Saturday, September 12, 2009

Roughing It

The whole neighborhood had plans to spend Labor Day Weekend on the Eldred’s island in Canada. I’d heard a lot about this island…the place where Rope Ferrians go to “rough it” with no cell service, no electricity, and only enough ice to keep two cases cold at a time. For various reasons, I’d never been, but I figured that this would be a perfect opportunity for me to test out my roughingness ability in preparation for the Peace Corps: would I be able to light a kerosene lamp in the middle of the night in order to go to the bathroom? Would I be able to bear the lukewarm-fire-heated “hot tub”?

Short answer: maybe not, if I had appendicitis.

A few days before leaving, I woke up (or…stayed in bed) with a massive hang over that literally took me out for the entire day. This was strange and something that’s never happened to me before. But my mom took no sympathy so I just wallowed in pain. I finally got a little curious when the pain continued into the next day. No way. No hangover is two days long. Right? As an athlete, I’ve always been a little hyper-sensitive about aches and pains. (I’ve also always been curious if I have an incredibly low pain tolerance or if I’m just in touch with my body…but that’s one of those things that’s just really hard to figure out. Like…you can’t trade pain with someone to see how you’d react to what they’re feeling.) Anyways, I had a little bit of a fear that this pain was in just the right place for it to develop into appendicitis. Which would not be a-okay while roughing it in Canada.

Finally, 24 hours later, my mom felt enough pity on me to take me to the hospital where I was diagnosed with the UTI from hell. Given antibiotics, and sent up on my way to Canada.

Coincidentally, at this time I was also reading my newest Peace Corps memoir, First Comes Love, Then Comes Malaria, which is about a Peace Corps volunteer who quit, only to return to Africa a year later, following her husband on a job. The chapter I was suffering through reading while driving the miserable eight (five – ha!) hour drive to this island was about her getting pregnant in Uganda. The humor in the chapter was that not one of the doctors could confirm or deny the pregnancy for her. They all said that she was “a little bit pregnant.” (It’s on the back of the book jacket, so you don’t even have to read the whole thing to confirm this if you don’t believe me.) Of course, the fear here is that she could have had an ectopic pregnancy.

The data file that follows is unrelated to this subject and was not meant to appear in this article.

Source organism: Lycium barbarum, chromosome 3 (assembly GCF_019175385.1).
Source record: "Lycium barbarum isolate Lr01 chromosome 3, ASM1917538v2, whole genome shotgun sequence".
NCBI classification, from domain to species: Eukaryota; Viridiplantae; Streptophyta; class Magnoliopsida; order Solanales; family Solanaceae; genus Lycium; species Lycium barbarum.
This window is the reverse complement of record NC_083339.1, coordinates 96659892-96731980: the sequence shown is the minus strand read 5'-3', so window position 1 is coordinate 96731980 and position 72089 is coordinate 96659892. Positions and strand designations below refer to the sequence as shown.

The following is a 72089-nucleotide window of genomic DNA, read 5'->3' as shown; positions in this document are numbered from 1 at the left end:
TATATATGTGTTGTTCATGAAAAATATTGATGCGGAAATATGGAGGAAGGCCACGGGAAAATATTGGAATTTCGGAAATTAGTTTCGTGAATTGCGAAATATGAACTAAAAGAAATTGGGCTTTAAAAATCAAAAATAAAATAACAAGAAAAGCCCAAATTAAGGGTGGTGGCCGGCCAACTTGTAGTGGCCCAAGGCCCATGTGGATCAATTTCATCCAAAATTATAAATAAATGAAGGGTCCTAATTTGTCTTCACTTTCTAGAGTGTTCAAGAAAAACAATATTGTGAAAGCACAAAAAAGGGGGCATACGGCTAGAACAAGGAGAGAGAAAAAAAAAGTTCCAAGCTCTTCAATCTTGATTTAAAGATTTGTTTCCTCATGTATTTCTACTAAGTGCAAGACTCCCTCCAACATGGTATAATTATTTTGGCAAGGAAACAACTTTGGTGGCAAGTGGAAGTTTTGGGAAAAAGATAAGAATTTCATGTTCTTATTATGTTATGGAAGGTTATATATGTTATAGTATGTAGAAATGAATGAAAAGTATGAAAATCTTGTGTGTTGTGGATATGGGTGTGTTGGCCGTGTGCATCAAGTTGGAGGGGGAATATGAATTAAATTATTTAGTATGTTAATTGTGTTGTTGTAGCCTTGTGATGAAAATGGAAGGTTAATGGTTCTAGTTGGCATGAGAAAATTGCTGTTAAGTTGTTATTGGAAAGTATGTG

A symptom of which would be pain in the lower abdomen. Similar to pain that could be mistaken for appendicitis. Or maybe mistaken on a urine sample as a UTI????????

The author goes into some detail about the fear of having an ectopic pregnancy in a place like Uganda…or like on an island without electricity in a country with socialized medicine….

Now…I’m on birth control, I use condoms, and apparently am very unattractive because I haven’t had sex in like three months. So realistically, an ectopic pregnancy would have been impossible…but I was obviously asking myself a lot of “what ifs” as I laid convulsing in chills on the beautiful and warm sun porch on the island without electricity. And even though I kept on eating and drinking and taking those antibiotics they gave me, my fever kept on rising and rising and my vomit bursts got closer and closer getting to the point where I just couldn’t take the antibiotics anymore. (Is that an over share? Or was the pregnancy part an over share?)

So ultimately mommy and I gave up roughing it and packed up the multiple suit cases we had brought to rough it for the weekend and headed back to the marina and back to the US and non-Obama-care medicine where I was ultimately treated for a kidney infection.

Moral of the story: damn am I happy that the US was only five hours away from roughing it. And what am I going to do if I get a kidney infection in freaking Kazakhstan??

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